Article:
This week our Oregon Children's Choir hosted a children's choir visiting all the way from China. We volunteered to house four girls.
We were nervous:
Will they like us?
Will they speak English (They did, beautifully.)
Will they like our food?
Will they have fun?
What an wonderful adventure! The unexpected snow made it difficult for some families to meet the bus, so we brought eight girls home, scrambling at midnight for enough extra blankets and pillows to make up beds on the floor.
We all felt shy at first. Pets make good ice breakers. The cats, and even our excitable puppy Poppy, were oohed and aahed over. The boys were oohed and aahed over too. The oldest fine young gent found a fellow Harry Potter fan. Middle gent was delighted to suddenly have eight more big sisters in our house. Youngest gent was shy, but talked about the girls non-stop while they were gone, and even giggled a little when he got tickled on the belly. Our lovely ladies enjoyed their new friends too, although lovely lady with autism mostly hid in the basement playroom, as she felt very shy with all of the new people.
Hearing Chinese spoken in our home. Delightful.
Cheers when we served food from the Asian market.
Listening to the girls sing a Chinese song with our daughter.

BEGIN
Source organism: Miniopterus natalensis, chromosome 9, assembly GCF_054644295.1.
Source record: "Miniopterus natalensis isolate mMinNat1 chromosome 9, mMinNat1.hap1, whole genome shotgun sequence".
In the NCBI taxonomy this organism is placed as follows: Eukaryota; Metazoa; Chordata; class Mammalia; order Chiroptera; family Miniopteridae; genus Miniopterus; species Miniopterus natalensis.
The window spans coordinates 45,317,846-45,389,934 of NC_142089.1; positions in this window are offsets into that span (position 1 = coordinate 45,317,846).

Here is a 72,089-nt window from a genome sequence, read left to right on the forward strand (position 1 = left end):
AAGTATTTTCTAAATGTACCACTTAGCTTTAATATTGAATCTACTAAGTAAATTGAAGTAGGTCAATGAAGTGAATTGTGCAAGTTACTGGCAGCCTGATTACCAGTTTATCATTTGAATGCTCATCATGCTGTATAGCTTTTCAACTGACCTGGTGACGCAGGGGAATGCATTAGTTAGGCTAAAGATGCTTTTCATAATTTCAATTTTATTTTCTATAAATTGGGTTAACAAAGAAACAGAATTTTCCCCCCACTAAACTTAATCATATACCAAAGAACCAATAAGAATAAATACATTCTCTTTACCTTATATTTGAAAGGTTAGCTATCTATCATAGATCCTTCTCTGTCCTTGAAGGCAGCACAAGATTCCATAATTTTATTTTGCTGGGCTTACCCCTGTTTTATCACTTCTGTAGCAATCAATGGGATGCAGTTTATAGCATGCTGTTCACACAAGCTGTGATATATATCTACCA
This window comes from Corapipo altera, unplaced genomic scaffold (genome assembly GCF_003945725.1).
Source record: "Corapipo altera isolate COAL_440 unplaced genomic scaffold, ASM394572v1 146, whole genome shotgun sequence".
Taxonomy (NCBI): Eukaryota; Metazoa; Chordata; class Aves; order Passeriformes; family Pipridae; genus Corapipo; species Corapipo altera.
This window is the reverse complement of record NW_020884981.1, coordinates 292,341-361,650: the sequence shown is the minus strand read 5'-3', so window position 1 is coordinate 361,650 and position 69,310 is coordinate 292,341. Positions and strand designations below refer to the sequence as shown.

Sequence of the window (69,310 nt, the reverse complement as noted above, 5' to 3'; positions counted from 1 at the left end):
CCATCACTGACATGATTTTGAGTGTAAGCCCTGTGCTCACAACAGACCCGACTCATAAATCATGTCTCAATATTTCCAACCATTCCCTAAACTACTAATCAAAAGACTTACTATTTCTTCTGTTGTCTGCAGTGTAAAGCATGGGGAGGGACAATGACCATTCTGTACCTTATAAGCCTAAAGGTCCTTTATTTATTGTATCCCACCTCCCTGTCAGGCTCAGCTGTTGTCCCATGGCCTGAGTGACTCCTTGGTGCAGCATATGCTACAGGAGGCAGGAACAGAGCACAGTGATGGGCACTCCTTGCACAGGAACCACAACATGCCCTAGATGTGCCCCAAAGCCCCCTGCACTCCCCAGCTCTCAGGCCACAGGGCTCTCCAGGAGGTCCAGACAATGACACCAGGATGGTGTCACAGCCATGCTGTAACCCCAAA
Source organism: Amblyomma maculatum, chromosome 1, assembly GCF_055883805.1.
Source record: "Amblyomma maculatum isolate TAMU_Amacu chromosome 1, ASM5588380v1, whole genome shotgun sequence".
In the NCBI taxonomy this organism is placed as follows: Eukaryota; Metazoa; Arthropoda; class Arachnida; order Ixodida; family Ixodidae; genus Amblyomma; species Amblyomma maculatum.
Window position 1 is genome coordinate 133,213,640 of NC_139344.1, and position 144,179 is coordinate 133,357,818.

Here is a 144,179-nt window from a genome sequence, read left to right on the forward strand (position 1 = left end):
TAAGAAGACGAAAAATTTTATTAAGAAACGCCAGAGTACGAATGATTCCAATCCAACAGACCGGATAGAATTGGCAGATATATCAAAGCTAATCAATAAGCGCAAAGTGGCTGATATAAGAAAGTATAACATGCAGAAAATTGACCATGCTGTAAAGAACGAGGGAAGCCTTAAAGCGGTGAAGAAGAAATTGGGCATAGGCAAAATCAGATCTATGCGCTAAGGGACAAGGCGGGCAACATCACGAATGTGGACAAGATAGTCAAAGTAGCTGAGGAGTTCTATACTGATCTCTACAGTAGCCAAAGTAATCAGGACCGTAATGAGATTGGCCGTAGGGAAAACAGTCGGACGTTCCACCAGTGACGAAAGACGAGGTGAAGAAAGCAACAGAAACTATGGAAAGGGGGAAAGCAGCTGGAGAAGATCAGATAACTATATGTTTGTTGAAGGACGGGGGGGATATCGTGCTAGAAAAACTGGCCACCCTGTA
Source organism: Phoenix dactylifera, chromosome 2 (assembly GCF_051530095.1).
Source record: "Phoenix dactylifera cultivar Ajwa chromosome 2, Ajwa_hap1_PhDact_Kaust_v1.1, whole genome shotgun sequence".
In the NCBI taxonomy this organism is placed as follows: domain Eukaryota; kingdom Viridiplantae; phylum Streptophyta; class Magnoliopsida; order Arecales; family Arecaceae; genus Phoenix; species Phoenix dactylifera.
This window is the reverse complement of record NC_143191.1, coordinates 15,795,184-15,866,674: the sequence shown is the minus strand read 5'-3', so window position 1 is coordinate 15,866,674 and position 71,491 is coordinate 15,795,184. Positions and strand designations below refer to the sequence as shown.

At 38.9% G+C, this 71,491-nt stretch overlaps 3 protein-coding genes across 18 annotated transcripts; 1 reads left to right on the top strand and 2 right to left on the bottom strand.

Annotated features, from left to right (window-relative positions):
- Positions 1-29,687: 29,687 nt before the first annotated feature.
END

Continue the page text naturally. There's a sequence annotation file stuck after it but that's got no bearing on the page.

Hearing the choir. We attended an evening concert, and it was absolutely wonderful.
Hugs. Hello hugs and goodbye hugs.
Isn't this what these kinds of exchanges are really all about? Meeting new people. Trying new things. Learning that a smile goes a long way. Making new friends.
It was hard to say goodbye after such a short time. I wasn't ready for the girls to go.
"Mom," five-year-old gent asked me tonight, "When are our Chinese girls coming back to our house?"
That's what the boys called them, "our Chinese girls," as though the girls somehow belonged to us. I suppose in a way they did. They stepped into our hearts when they stepped in through our door, just as though they were all a part of our family.
I told him that they were on their way back to China soon, and his face fell.
"But I want to play with them some more, Mom. I will miss them."
Me too, bunny.
"I know!" my little problem-solver says. "We can go to China tomorrow to see them!"
Dear young friends, you are in our hearts. If you ever make your way to Oregon again, you are welcome in our home, always.